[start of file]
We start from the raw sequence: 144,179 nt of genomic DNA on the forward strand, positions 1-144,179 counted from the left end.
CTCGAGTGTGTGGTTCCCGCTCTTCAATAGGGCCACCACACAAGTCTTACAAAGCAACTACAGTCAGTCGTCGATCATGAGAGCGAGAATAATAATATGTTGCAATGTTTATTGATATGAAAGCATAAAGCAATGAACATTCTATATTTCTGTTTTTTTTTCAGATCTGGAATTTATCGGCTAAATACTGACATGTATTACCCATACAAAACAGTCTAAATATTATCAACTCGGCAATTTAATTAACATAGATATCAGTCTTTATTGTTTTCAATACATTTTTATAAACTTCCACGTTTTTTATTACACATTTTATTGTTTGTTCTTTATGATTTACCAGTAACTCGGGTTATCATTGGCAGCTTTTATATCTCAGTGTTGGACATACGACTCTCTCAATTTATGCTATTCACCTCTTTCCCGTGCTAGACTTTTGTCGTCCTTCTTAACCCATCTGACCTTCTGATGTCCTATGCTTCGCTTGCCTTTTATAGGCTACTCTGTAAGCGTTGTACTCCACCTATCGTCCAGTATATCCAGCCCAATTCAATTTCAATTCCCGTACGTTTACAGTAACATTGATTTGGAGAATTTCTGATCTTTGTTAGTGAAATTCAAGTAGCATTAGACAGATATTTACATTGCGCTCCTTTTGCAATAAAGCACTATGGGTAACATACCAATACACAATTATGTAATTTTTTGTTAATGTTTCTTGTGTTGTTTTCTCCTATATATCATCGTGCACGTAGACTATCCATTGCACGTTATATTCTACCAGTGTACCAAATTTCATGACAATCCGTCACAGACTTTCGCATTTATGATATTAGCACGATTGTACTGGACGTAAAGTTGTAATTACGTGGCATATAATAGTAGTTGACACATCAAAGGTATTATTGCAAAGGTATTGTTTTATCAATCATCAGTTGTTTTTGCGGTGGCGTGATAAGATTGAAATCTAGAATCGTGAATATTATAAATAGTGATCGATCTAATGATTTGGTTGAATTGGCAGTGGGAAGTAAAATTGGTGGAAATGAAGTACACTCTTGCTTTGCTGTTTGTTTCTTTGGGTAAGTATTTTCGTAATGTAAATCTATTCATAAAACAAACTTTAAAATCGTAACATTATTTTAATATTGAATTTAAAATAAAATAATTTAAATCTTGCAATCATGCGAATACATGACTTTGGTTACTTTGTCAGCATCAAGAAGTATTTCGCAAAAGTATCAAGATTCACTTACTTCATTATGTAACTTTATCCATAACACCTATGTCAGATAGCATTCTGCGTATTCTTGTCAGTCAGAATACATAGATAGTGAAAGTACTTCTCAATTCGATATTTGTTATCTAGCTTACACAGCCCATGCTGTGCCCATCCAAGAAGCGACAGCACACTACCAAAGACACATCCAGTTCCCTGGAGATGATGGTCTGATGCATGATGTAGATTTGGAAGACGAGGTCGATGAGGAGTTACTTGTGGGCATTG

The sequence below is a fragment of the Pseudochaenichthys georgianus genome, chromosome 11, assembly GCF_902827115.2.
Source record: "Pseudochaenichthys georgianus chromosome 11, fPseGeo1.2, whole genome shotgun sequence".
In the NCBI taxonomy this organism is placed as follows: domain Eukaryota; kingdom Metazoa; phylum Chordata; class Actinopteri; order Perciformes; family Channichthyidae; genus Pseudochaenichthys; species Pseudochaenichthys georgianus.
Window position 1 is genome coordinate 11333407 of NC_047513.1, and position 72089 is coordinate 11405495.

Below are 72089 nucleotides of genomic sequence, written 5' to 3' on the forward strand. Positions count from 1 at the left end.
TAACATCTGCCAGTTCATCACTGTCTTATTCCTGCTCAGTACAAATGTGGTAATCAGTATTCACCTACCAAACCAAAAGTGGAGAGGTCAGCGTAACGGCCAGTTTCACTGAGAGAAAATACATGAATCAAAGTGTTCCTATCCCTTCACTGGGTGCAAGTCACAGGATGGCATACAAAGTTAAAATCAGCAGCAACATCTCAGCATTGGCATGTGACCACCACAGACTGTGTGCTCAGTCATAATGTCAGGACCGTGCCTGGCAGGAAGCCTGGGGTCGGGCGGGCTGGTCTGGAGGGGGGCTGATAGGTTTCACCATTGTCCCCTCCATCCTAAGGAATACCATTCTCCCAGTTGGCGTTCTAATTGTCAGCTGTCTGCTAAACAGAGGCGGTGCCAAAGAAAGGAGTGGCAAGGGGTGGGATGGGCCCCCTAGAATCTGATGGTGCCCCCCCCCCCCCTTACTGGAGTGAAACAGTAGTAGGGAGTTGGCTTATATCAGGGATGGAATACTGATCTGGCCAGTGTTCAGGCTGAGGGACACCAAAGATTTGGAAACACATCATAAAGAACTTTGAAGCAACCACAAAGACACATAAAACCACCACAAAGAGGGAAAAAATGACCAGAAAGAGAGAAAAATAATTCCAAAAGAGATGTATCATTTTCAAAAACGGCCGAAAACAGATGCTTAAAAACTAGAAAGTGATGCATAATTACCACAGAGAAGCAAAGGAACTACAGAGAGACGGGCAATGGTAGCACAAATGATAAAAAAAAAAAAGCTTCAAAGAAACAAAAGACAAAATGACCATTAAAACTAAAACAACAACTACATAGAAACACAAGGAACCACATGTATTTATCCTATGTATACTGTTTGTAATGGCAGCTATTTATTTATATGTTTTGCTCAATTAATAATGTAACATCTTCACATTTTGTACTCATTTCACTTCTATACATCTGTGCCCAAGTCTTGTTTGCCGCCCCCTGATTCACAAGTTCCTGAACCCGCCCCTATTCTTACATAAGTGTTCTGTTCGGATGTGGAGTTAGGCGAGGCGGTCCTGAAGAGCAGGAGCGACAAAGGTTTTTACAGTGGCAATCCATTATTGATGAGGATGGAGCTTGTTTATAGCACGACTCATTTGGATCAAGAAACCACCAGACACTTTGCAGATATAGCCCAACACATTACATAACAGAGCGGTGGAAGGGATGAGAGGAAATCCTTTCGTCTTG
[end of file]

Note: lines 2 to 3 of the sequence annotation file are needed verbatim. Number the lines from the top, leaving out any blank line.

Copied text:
CTCGAGTGTGTGGTTCCCGCTCTTCAATAGGGCCACCACACAAGTCTTACAAAGCAACTACAGTCAGTCGTCGATCATGAGAGCGAGAATAATAATATGTTGCAATGTTTATTGATATGAAAGCATAAAGCAATGAACATTCTATATTTCTGTTTTTTTTTCAGATCTGGAATTTATCGGCTAAATACTGACATGTATTACCCATACAAAACAGTCTAAATATTATCAACTCGGCAATTTAATTAACATAGATATCAGTCTTTATTGTTTTCAATACATTTTTATAAACTTCCACGTTTTTTATTACACATTTTATTGTTTGTTCTTTATGATTTACCAGTAACTCGGGTTATCATTGGCAGCTTTTATATCTCAGTGTTGGACATACGACTCTCTCAATTTATGCTATTCACCTCTTTCCCGTGCTAGACTTTTGTCGTCCTTCTTAACCCATCTGACCTTCTGATGTCCTATGCTTCGCTTGCCTTTTATAGGCTACTCTGTAAGCGTTGTACTCCACCTATCGTCCAGTATATCCAGCCCAATTCAATTTCAATTCCCGTACGTTTACAGTAACATTGATTTGGAGAATTTCTGATCTTTGTTAGTGAAATTCAAGTAGCATTAGACAGATATTTACATTGCGCTCCTTTTGCAATAAAGCACTATGGGTAACATACCAATACACAATTATGTAATTTTTTGTTAATGTTTCTTGTGTTGTTTTCTCCTATATATCATCGTGCACGTAGACTATCCATTGCACGTTATATTCTACCAGTGTACCAAATTTCATGACAATCCGTCACAGACTTTCGCATTTATGATATTAGCACGATTGTACTGGACGTAAAGTTGTAATTACGTGGCATATAATAGTAGTTGACACATCAAAGGTATTATTGCAAAGGTATTGTTTTATCAATCATCAGTTGTTTTTGCGGTGGCGTGATAAGATTGAAATCTAGAATCGTGAATATTATAAATAGTGATCGATCTAATGATTTGGTTGAATTGGCAGTGGGAAGTAAAATTGGTGGAAATGAAGTACACTCTTGCTTTGCTGTTTGTTTCTTTGGGTAAGTATTTTCGTAATGTAAATCTATTCATAAAACAAACTTTAAAATCGTAACATTATTTTAATATTGAATTTAAAATAAAATAATTTAAATCTTGCAATCATGCGAATACATGACTTTGGTTACTTTGTCAGCATCAAGAAGTATTTCGCAAAAGTATCAAGATTCACTTACTTCATTATGTAACTTTATCCATAACACCTATGTCAGATAGCATTCTGCGTATTCTTGTCAGTCAGAATACATAGATAGTGAAAGTACTTCTCAATTCGATATTTGTTATCTAGCTTACACAGCCCATGCTGTGCCCATCCAAGAAGCGACAGCACACTACCAAAGACACATCCAGTTCCCTGGAGATGATGGTCTGATGCATGATGTAGATTTGGAAGACGAGGTCGATGAGGAGTTACTTGTGGGCATTG

The sequence below is a fragment of the Pseudochaenichthys georgianus genome, chromosome 11, assembly GCF_902827115.2.